In our first issue dealing specifically with masculinities, our contributors were asked to consider how conceptions of masculinity intersect with consumption and nation. Their submissions bring into focus the changes that capitalism have engendered – or that have happened in line with capitalism – in what constitutes a ‘real man.’ Their submissions reflect on masculinities in the business world and cultural portrayals, in the Republican era and the reform era. A central component of this issue is the rising status of the entrepreneur. With the businessman’s ascent have come questions about how work can exist alongside an emotional life, which in some ways reflects the dilemmas that came to light in our issue that focussed on Women and Work in China’s Cities. Yet, in the articles of this issue, ‘the female’ becomes one aspect of what creates masculine identity. This happens through the creation of her male-authored sexuality and through processes that ‘other’ or obscure her, whilst Chinese men are portrayed as (sometimes anxious) heroes.
In the first article Kam Louie looks at the changing status of the merchant class in China. Once at the bottom of the social strata that prioritised wen-wu (brain-brawn), he finds that the entrepreneur and businessman has increased in prominence and self-regard in line with the rise of capitalism.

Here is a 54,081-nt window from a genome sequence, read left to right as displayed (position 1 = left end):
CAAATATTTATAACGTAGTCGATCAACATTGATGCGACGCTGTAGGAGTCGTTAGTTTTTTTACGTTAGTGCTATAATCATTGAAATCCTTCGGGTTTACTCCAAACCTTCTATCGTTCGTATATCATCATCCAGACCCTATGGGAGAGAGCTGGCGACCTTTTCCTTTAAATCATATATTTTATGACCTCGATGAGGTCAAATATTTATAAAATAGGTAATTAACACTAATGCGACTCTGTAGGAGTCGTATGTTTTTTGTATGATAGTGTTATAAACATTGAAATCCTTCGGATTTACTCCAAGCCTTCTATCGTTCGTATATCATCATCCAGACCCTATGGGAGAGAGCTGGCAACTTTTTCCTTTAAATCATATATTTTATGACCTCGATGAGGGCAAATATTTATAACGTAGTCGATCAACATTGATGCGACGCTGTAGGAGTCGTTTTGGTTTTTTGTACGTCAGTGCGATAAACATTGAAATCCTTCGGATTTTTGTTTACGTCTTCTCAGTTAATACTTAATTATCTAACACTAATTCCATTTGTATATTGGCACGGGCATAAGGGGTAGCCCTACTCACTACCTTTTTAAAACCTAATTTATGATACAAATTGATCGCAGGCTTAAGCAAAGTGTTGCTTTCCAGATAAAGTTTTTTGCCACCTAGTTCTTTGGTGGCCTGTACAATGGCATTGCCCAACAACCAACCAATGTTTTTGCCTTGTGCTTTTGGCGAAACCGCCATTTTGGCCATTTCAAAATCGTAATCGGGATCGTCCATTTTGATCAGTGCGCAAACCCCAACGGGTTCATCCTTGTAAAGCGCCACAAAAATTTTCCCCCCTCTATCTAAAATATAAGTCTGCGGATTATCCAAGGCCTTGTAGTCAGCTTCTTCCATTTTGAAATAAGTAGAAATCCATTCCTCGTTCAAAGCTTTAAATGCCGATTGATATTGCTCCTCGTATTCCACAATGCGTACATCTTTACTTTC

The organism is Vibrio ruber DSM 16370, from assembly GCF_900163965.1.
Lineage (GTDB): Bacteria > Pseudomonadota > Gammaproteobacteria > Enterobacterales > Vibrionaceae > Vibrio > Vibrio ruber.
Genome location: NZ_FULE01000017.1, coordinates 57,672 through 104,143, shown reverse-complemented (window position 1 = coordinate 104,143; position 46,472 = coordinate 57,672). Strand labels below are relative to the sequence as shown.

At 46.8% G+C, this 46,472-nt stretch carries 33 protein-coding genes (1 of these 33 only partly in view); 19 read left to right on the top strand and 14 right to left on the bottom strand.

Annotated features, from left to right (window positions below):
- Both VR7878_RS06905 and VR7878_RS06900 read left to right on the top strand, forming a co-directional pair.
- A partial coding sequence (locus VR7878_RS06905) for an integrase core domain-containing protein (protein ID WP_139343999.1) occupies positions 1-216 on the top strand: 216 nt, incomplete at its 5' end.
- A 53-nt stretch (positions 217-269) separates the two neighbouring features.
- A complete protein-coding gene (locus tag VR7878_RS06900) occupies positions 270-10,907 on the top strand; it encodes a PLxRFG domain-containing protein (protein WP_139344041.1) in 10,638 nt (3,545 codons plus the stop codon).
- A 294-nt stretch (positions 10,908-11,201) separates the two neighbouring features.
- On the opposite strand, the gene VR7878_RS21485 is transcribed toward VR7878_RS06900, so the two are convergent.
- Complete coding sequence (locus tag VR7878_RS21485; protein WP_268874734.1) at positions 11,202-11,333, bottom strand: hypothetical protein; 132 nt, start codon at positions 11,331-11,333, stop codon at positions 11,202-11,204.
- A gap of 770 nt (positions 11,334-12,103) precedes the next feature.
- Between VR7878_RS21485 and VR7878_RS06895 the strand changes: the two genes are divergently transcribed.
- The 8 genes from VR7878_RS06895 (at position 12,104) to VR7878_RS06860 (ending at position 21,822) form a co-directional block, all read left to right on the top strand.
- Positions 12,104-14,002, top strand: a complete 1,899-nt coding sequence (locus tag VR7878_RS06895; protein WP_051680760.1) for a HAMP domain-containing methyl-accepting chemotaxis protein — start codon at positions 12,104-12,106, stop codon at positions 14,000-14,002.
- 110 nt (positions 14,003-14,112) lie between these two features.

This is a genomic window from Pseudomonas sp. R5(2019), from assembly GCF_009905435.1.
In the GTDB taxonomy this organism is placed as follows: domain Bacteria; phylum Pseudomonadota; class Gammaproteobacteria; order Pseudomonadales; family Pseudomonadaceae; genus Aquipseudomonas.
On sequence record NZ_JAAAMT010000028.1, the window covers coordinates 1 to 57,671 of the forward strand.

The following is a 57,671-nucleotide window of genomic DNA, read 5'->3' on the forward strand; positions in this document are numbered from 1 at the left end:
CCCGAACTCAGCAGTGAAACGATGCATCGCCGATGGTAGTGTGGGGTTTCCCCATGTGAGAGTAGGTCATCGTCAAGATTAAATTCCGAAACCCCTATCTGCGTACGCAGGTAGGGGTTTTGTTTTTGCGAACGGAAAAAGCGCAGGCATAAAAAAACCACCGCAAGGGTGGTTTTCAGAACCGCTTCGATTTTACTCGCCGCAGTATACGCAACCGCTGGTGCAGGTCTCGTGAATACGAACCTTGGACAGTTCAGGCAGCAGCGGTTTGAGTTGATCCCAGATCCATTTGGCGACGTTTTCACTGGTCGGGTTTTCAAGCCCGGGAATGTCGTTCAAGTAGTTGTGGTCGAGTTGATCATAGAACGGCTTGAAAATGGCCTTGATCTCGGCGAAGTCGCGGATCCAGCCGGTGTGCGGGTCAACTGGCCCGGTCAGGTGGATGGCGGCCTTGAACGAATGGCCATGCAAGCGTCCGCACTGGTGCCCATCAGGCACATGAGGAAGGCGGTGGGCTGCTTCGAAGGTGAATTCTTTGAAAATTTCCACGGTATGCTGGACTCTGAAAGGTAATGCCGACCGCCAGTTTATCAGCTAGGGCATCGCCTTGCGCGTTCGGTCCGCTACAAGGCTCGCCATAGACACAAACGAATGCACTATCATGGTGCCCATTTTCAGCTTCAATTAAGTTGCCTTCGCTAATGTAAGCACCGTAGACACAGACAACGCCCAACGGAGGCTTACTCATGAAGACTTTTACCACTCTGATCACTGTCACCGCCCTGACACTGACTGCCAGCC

Derek Hird’s article observes some similar trends in examples of films released 2012-2017. However, the rising importance of money creates new problems for fictional heroes. The films explore anxieties about the quality of Chinese men in comparison with their Western counterparts, pursuit of ‘glocalised’ cosmopolitan identities, emotions and fatherhood, whilst consistently portraying two-dimensional female characters.
As Joseph Reid signals, this unsteady new masculine archetype is nothing new, a fragile masculinity having been in evidence since the Republican era. His article explores the fiction and diary writing of Yu Dafu and Mu Shiying.
Complementing Hird’s piece, Geng Song explores masculinity and nationalism in the relatively under-researched field of Chinese television. He observes how the ‘heroic masculinity’ of the big screen translates to the dramas broadcast into the home.
This masculinity issue reflects the commitment of WAGIC to explore the tensions between gender studies, women’s studies, feminisms and activism. We are pleased to include at the end of the issue a report on the inaugural conference of the China Academic Network on Gender (CHANGE), a new network that shares WAGIC’s mission to use and reflect on gender as a lens with which to see China.